• Topic: International Relations, Defense Policy, Arms Control and Proliferation, Government
  • Political Geography: India, Asia
  • Author: Nathan J. Brown, Amr Hamzawy, Marina S. Ottaway
  • Publication Date: 03-2006
  • Content Type: Working Paper
  • Institution: Carnegie Endowment for International Peace
  • Abstract: In today's Arab world, Islamists have assumed the role once played by national liberation movements and leftist parties. They are the mass movements of the twenty-first century. They are well embedded in the social fabric, understand the importance of good organization, and are thus able to mobilize considerable constituencies. Their ideology prescribes a simple solution to the persistent crises of contemporary Arab societies—a return to the fundamentals, or true spirit, of Islam. Indeed, “Islam is the solution” has been the longtime slogan of Egypt's Muslim Brotherhood. Like all successful movements, Islamists have been able to distill a long, complex philosophical tradition into simple slogans that have quickly supplanted the Pan-Arabism and socialism that dominated the region until the 1970s. As a result, in most countries Islamists represent the only viable opposition forces to existing undemocratic regimes.
  • Topic: Government, Human Rights, Islam, Religion
  • Political Geography: Middle East, Arabia, Arab Countries
  • Author: David M. Mednicoff
  • Publication Date: 09-2005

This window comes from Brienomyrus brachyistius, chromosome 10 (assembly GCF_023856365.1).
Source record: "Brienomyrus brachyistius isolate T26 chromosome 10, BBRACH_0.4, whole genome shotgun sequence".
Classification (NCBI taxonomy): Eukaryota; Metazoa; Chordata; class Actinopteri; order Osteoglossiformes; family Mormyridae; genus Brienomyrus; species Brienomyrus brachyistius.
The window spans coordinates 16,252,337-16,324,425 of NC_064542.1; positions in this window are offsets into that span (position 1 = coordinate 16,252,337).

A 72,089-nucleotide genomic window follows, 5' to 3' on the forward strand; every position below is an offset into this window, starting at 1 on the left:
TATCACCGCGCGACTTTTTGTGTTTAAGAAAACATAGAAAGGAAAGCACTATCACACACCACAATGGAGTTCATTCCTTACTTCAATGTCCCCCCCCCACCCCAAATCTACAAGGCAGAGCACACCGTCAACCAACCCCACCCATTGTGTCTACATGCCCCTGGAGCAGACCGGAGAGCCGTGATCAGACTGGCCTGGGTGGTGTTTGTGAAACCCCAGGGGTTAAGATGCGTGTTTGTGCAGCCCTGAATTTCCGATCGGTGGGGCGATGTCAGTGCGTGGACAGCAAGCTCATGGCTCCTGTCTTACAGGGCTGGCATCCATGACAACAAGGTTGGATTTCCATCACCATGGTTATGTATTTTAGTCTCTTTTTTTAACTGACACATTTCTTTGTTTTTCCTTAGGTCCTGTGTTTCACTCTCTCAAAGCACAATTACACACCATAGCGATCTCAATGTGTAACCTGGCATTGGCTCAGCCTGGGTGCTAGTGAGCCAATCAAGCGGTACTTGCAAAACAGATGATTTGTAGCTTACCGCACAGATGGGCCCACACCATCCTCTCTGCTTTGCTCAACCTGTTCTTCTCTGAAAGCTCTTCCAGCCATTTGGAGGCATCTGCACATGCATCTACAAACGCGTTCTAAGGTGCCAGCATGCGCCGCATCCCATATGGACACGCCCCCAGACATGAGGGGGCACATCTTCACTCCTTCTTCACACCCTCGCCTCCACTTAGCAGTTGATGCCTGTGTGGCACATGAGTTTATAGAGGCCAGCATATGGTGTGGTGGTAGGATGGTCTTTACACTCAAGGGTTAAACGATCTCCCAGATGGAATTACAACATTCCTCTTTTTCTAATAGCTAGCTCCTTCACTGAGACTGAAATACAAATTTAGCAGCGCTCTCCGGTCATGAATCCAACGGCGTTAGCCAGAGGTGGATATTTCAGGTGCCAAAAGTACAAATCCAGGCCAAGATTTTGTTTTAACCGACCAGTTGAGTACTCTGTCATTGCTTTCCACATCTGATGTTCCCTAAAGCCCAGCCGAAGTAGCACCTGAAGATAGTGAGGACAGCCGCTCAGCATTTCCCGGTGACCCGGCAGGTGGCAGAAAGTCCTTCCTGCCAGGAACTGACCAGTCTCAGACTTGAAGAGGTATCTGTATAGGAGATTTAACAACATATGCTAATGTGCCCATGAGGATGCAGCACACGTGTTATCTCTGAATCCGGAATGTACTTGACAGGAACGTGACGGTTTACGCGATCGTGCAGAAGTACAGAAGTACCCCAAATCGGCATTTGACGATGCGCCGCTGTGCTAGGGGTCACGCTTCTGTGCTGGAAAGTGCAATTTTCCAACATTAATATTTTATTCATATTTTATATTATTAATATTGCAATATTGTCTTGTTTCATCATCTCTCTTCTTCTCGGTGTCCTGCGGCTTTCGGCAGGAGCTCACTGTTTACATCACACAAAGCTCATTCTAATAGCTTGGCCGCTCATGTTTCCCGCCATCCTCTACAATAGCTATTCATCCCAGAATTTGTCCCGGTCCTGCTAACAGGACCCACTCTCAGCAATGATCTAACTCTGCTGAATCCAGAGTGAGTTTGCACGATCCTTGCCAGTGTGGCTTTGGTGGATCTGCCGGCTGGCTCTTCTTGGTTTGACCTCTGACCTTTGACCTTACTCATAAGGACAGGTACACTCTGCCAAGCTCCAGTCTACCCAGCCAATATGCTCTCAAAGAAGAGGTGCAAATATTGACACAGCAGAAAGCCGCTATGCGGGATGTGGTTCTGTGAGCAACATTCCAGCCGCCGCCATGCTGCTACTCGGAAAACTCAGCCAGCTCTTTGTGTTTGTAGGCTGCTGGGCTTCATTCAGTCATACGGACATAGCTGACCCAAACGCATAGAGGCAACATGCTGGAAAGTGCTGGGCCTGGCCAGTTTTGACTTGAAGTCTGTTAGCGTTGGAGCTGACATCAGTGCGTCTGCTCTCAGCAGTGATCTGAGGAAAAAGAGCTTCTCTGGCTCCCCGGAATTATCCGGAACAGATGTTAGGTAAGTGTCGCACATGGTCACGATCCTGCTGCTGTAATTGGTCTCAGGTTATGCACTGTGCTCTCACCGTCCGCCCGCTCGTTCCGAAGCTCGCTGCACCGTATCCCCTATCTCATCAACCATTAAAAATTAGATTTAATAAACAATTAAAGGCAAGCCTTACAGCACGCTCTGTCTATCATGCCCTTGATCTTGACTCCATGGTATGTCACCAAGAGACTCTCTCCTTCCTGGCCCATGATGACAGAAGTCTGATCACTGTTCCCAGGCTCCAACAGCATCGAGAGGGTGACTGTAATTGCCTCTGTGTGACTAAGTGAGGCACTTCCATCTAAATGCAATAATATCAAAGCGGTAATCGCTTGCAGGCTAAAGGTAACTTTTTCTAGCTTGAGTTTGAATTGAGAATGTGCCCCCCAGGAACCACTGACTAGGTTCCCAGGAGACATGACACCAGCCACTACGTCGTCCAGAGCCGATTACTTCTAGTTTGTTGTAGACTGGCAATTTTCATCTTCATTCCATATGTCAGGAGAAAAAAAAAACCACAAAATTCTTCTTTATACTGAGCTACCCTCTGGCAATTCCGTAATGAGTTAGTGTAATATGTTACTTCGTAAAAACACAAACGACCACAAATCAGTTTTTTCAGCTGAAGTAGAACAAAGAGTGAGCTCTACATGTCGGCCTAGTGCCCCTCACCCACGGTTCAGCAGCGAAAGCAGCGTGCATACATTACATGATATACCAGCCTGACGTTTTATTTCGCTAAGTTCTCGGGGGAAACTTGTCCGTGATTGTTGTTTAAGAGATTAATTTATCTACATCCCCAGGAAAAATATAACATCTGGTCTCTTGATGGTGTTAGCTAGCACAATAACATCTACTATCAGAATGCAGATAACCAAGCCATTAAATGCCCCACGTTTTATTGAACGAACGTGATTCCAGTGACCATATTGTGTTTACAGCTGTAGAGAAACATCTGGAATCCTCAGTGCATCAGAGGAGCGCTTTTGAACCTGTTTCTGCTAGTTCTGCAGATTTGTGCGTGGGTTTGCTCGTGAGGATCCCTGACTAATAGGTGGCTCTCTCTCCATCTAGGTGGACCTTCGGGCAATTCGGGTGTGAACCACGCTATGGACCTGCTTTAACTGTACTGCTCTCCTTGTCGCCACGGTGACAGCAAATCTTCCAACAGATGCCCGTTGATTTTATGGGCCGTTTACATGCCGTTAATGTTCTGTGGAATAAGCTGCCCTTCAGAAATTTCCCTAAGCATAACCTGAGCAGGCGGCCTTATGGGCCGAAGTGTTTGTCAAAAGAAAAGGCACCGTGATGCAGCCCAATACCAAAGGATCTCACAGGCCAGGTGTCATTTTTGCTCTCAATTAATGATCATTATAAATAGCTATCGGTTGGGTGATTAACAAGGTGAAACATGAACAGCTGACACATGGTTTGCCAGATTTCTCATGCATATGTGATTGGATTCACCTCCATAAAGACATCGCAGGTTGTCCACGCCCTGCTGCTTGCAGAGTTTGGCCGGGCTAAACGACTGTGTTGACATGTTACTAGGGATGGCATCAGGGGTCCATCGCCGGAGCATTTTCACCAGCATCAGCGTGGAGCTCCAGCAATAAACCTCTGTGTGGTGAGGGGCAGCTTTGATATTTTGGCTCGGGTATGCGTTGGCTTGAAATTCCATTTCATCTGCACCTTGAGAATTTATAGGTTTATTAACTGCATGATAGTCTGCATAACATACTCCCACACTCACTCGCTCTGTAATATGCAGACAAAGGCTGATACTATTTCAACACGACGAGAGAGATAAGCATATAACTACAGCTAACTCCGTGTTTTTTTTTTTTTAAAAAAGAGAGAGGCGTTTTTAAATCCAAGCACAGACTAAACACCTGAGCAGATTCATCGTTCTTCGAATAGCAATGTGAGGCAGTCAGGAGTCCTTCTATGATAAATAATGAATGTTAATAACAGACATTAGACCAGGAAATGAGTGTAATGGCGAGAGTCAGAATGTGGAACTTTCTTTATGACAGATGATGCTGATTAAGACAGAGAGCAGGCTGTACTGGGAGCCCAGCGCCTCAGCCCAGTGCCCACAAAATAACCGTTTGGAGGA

• Content Type: Working Paper
  • Institution: Carnegie Endowment for International Peace
  • Abstract: THE PROBLEM OF KNOWLEDGE IN RULE-OF-LAW PROMOTION, above all the basic question of whether Western rule-of-law aid programs are on the right track to help build the rule of law in recipient countries, is especially acute in the Arab world. Arab states generally share two features that render external rule-of-law aid particularly difficult—long-standing nondemocratic governments, and legal systems that graft Ottoman, European, and contemporary sources onto Islamic norms. We cannot presume that U.S. common-law practitioners can build the rule of law by transporting or transplanting their technocratic techniques into such different legal soil. Indeed, the very idea that people in Arab societies would be receptive to American guidance in legal reform is dubious in the current climate of broad, popular mistrust of the United States.
  • Topic: International Relations, Government
  • Political Geography: United States, Europe, Arabia, Arab Countries